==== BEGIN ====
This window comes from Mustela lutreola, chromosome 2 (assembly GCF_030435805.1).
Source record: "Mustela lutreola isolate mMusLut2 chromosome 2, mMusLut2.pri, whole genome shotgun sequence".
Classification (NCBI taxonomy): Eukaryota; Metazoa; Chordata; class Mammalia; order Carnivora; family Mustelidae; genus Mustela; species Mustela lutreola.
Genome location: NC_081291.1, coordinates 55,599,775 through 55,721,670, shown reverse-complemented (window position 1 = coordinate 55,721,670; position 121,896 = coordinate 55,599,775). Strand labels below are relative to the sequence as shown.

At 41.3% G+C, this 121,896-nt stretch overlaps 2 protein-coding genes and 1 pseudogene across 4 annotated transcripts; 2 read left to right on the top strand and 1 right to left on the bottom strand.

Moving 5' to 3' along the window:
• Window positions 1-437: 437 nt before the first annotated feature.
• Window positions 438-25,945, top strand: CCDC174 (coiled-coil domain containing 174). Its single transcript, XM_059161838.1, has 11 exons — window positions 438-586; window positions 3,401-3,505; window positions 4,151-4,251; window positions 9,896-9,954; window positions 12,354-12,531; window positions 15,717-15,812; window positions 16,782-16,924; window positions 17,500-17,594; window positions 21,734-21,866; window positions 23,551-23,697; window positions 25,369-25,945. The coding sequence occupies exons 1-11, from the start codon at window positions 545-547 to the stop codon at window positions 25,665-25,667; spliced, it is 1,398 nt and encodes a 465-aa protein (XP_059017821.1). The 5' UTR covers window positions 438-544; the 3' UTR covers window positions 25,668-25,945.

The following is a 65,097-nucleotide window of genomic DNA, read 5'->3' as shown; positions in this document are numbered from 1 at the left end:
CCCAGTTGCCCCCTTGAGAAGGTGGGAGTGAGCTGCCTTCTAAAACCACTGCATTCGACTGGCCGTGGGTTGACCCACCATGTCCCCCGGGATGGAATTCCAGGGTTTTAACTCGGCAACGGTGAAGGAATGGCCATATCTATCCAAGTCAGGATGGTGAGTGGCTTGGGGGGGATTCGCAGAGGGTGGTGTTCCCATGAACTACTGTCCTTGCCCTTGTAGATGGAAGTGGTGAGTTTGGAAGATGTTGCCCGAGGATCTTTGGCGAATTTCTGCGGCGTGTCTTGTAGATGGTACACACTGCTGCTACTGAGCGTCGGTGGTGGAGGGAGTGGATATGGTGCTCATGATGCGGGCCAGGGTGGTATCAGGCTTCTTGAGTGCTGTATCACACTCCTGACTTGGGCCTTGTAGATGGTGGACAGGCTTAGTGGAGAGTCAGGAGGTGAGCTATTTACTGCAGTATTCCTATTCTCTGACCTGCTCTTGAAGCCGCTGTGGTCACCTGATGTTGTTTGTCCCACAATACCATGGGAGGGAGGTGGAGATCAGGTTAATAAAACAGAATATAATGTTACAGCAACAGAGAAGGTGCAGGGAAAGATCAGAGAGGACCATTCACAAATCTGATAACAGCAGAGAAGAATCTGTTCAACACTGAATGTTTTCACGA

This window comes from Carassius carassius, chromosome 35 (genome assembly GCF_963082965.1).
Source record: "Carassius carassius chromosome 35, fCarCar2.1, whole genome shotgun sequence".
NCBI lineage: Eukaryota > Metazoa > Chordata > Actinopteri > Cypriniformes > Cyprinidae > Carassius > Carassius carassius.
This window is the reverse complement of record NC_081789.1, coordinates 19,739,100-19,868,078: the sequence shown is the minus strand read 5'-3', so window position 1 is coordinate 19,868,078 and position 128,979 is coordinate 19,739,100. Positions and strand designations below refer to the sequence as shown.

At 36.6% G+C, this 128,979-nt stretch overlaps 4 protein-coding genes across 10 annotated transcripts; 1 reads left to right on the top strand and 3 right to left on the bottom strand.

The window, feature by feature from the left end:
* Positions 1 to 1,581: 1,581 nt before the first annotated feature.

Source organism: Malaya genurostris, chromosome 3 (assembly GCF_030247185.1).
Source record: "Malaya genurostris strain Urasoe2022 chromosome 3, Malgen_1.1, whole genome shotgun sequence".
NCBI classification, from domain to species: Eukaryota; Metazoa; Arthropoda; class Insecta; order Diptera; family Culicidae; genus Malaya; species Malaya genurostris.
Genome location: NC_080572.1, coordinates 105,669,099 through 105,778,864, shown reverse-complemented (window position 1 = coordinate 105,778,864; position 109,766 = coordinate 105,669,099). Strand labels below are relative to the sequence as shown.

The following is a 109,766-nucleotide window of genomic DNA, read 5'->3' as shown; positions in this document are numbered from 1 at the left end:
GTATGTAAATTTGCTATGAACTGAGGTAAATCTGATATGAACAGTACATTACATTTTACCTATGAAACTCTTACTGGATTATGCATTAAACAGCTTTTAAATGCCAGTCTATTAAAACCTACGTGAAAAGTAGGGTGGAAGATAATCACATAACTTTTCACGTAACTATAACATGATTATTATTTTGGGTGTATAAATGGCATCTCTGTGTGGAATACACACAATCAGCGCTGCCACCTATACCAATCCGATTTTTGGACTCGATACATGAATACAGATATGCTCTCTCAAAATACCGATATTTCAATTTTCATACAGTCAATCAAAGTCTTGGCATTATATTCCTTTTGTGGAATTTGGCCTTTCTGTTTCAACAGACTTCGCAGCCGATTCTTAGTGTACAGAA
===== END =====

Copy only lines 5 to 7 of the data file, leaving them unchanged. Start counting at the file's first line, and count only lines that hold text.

At 41.3% G+C, this 121,896-nt stretch overlaps 2 protein-coding genes and 1 pseudogene across 4 annotated transcripts; 2 read left to right on the top strand and 1 right to left on the bottom strand.

Moving 5' to 3' along the window:
• Window positions 1-437: 437 nt before the first annotated feature.